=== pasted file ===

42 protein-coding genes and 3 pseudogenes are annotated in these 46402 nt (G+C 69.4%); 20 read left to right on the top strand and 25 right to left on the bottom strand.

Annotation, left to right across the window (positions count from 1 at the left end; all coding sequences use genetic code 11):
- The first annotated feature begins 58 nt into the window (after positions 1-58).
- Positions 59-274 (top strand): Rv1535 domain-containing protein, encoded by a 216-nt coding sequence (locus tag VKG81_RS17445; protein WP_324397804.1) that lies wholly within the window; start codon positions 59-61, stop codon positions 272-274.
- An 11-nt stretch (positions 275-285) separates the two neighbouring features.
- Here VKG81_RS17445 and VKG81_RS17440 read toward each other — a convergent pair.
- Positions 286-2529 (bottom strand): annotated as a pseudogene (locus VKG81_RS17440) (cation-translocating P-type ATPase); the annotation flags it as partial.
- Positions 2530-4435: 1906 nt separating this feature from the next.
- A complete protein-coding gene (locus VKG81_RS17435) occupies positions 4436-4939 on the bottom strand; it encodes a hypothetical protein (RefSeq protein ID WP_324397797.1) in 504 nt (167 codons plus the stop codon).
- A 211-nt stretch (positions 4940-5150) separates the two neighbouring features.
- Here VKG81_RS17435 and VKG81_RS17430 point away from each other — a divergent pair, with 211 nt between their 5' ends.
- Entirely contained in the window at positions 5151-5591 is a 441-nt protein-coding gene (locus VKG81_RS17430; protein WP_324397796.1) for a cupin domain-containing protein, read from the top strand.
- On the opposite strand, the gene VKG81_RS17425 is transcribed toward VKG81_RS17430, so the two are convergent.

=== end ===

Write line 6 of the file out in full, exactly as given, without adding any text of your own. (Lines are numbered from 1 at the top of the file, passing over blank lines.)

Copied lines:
- Here VKG81_RS17445 and VKG81_RS17440 read toward each other — a convergent pair.